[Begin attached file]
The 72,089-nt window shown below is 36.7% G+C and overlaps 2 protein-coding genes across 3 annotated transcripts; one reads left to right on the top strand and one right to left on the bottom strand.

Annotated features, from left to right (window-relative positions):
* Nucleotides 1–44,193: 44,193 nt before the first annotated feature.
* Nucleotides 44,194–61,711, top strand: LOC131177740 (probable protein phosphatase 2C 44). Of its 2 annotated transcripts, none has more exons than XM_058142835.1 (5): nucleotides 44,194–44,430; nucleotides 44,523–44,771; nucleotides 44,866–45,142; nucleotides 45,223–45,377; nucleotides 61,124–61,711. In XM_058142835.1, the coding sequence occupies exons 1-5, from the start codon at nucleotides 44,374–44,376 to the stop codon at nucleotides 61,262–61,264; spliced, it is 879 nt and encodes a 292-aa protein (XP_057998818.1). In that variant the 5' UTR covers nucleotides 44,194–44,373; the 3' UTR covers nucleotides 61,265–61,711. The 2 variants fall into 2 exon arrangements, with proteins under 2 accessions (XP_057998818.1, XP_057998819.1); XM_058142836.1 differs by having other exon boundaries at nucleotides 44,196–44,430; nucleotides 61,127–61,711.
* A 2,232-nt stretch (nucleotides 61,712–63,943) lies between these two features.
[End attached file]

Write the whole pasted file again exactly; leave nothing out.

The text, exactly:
The 72,089-nt window shown below is 36.7% G+C and overlaps 2 protein-coding genes across 3 annotated transcripts; one reads left to right on the top strand and one right to left on the bottom strand.

Annotated features, from left to right (window-relative positions):
* Nucleotides 1–44,193: 44,193 nt before the first annotated feature.
* Nucleotides 44,194–61,711, top strand: LOC131177740 (probable protein phosphatase 2C 44). Of its 2 annotated transcripts, none has more exons than XM_058142835.1 (5): nucleotides 44,194–44,430; nucleotides 44,523–44,771; nucleotides 44,866–45,142; nucleotides 45,223–45,377; nucleotides 61,124–61,711. In XM_058142835.1, the coding sequence occupies exons 1-5, from the start codon at nucleotides 44,374–44,376 to the stop codon at nucleotides 61,262–61,264; spliced, it is 879 nt and encodes a 292-aa protein (XP_057998818.1). In that variant the 5' UTR covers nucleotides 44,194–44,373; the 3' UTR covers nucleotides 61,265–61,711. The 2 variants fall into 2 exon arrangements, with proteins under 2 accessions (XP_057998818.1, XP_057998819.1); XM_058142836.1 differs by having other exon boundaries at nucleotides 44,196–44,430; nucleotides 61,127–61,711.
* A 2,232-nt stretch (nucleotides 61,712–63,943) lies between these two features.